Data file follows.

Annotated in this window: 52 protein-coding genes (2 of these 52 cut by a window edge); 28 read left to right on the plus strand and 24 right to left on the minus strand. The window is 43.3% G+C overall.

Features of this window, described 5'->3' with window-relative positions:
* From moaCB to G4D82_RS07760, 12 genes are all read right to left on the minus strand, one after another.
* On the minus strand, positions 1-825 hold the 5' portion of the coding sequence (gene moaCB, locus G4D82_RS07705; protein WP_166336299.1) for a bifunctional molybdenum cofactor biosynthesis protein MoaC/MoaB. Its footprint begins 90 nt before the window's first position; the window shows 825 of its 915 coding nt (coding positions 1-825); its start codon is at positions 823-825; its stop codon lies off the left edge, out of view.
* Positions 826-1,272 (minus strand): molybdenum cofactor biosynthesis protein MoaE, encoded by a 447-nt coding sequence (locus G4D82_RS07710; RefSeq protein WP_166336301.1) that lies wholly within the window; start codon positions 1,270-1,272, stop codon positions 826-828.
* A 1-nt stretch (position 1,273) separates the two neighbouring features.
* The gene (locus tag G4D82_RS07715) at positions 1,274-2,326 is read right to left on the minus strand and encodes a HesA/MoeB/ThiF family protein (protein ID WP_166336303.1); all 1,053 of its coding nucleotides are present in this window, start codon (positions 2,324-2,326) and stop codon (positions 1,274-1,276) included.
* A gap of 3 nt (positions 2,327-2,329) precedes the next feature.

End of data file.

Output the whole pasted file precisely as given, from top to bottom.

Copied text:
Annotated in this window: 52 protein-coding genes (2 of these 52 cut by a window edge); 28 read left to right on the plus strand and 24 right to left on the minus strand. The window is 43.3% G+C overall.

Features of this window, described 5'->3' with window-relative positions:
* From moaCB to G4D82_RS07760, 12 genes are all read right to left on the minus strand, one after another.
* On the minus strand, positions 1-825 hold the 5' portion of the coding sequence (gene moaCB, locus G4D82_RS07705; protein WP_166336299.1) for a bifunctional molybdenum cofactor biosynthesis protein MoaC/MoaB. Its footprint begins 90 nt before the window's first position; the window shows 825 of its 915 coding nt (coding positions 1-825); its start codon is at positions 823-825; its stop codon lies off the left edge, out of view.
* Positions 826-1,272 (minus strand): molybdenum cofactor biosynthesis protein MoaE, encoded by a 447-nt coding sequence (locus G4D82_RS07710; RefSeq protein WP_166336301.1) that lies wholly within the window; start codon positions 1,270-1,272, stop codon positions 826-828.
* A 1-nt stretch (position 1,273) separates the two neighbouring features.
* The gene (locus tag G4D82_RS07715) at positions 1,274-2,326 is read right to left on the minus strand and encodes a HesA/MoeB/ThiF family protein (protein ID WP_166336303.1); all 1,053 of its coding nucleotides are present in this window, start codon (positions 2,324-2,326) and stop codon (positions 1,274-1,276) included.
* A gap of 3 nt (positions 2,327-2,329) precedes the next feature.